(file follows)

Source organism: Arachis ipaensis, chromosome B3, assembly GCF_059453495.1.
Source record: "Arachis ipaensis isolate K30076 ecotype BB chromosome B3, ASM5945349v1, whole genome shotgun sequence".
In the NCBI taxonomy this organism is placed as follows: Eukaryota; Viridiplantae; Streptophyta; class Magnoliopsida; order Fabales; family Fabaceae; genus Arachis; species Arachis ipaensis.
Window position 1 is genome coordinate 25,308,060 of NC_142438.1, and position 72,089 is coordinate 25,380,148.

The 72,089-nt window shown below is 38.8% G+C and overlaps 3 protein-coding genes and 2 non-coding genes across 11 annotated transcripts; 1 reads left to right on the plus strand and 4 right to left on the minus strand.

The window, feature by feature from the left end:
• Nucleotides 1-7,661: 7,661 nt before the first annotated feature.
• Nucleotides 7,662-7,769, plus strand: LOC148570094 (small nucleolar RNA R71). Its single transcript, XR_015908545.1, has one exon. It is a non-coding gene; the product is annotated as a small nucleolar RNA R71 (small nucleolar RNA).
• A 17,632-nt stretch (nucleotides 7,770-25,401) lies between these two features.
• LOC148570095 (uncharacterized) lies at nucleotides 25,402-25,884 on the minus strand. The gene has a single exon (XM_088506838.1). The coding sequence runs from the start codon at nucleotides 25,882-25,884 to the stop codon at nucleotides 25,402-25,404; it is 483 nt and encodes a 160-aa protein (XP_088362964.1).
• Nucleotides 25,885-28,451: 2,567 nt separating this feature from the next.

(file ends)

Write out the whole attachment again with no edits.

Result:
Source organism: Arachis ipaensis, chromosome B3, assembly GCF_059453495.1.
Source record: "Arachis ipaensis isolate K30076 ecotype BB chromosome B3, ASM5945349v1, whole genome shotgun sequence".
In the NCBI taxonomy this organism is placed as follows: Eukaryota; Viridiplantae; Streptophyta; class Magnoliopsida; order Fabales; family Fabaceae; genus Arachis; species Arachis ipaensis.
Window position 1 is genome coordinate 25,308,060 of NC_142438.1, and position 72,089 is coordinate 25,380,148.

The 72,089-nt window shown below is 38.8% G+C and overlaps 3 protein-coding genes and 2 non-coding genes across 11 annotated transcripts; 1 reads left to right on the plus strand and 4 right to left on the minus strand.

The window, feature by feature from the left end:
• Nucleotides 1-7,661: 7,661 nt before the first annotated feature.
• Nucleotides 7,662-7,769, plus strand: LOC148570094 (small nucleolar RNA R71). Its single transcript, XR_015908545.1, has one exon. It is a non-coding gene; the product is annotated as a small nucleolar RNA R71 (small nucleolar RNA).
• A 17,632-nt stretch (nucleotides 7,770-25,401) lies between these two features.
• LOC148570095 (uncharacterized) lies at nucleotides 25,402-25,884 on the minus strand. The gene has a single exon (XM_088506838.1). The coding sequence runs from the start codon at nucleotides 25,882-25,884 to the stop codon at nucleotides 25,402-25,404; it is 483 nt and encodes a 160-aa protein (XP_088362964.1).
• Nucleotides 25,885-28,451: 2,567 nt separating this feature from the next.